The snow fell soft again this morning, embracing this frozen crust in a thin layer of down. I study gray havens on my way to work—see misty mountains floating in swirling shards of light. This is beauty and I drive by it every day and look right through it. But today I look at it–breathe in with more of me, and feel the free of driving through a thousand scattered snowflakes dancing down.
This winter I have found the secret to a great mystery. A fool-proof anti-aging formula:
Go outside when the snow is falling down + Turn face upward = Instant beauty treatment.
It works better if the arms are held open wide. And maybe a twirl around or two.
Since the day I committed to play outside every day, I have grown younger. Each day that first week, the boys and I went down to the creek on pilgrimage. We walked on water and poked at her hard surface with strong sticks. They used the sticks to pry up the edges of the creek–jagged chunks of diamond flipped onto the muddy bank. We peered through panes of ice at the benthic bed. We looked for signs of sleeping minnows or mud-burrowing frogs.
All was still except the silent play of light across the gossamer lid. Our cheeks grew rosy with the touch of the cool air and shivers came not from the temperature but from that deep place inside that tells me I’m alive.
And then, after the summer frolic: the winter quiescent. The roots deep within me hear the call of the winter sleep. Dream, the wind seems to say. Rest and wait for spring, was the whisper of the blackbird. We curl up under blankets and binge on stories. And because of the beauty treatment, we are tired…but it’s a good kind of tired so we sit in front of the fire and let the warm glow thaw these frozen roots.
All the while, we are quiescent—waiting.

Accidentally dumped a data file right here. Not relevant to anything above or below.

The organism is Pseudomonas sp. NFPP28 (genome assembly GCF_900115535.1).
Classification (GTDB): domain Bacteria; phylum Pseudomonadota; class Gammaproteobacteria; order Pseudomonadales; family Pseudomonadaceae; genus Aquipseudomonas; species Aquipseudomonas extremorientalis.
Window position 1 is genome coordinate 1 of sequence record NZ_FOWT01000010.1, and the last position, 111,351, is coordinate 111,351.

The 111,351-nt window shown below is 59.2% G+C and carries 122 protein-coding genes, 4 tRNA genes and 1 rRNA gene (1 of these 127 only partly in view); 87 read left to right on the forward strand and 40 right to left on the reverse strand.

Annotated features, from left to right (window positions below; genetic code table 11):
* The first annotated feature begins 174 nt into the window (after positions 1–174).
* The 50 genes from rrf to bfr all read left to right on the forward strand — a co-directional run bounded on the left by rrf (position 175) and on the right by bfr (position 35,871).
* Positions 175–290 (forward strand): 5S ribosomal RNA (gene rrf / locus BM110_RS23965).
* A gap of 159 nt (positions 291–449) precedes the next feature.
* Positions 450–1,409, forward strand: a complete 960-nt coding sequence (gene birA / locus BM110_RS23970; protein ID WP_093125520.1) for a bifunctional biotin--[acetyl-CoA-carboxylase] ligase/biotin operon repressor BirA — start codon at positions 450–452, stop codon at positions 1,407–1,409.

Contrary to traditional belief, forest ecologists now know that tree roots do not stop growing in the winter. We’ve always been told that this is the dormant stage–that during this season of cold and frost, the tree conserves valuable energy by falling into a deep sleep. The tree shepherds tell us different. As long as the soil remains favorable–that is, between 32 and 41° F, the trees roots will continue to grow and do their job. Even when the air is fraught and frigid, the soil frequently maintains these mitigating temperatures. An early snow is even better—a heaping scoop of snow on top will protect the soil underneath from the harsh cold and insulate the root. During these times of winter growth, fine filaments of non-woody tree hairs creep out from the mother root—seeking nourishment and quenching the thirst of the winter quiescent.
In front of the fire with my boys I feel the slow-hum of this invisible root growth. We let those tendrils creep slow, quietly absorbing all that brings new life–intertwining, tangling up in one another until we are joined in the deepest places. Beneath the soil of life, in the dirt and mud of winter we are woven into one. We rest, but we are not dormant—senses dulled in sluggish sleep. No, just the opposite. This rest brings life…it hones sagacity and opens hearts to deeper wisdom. We grow.
And thus, one final step in the beauty treatment:
Go outside when snow is falling down + Turn face upward + winter quiescence = instant beauty.
Try it for yourself. You’ll lose ten years. Maybe more.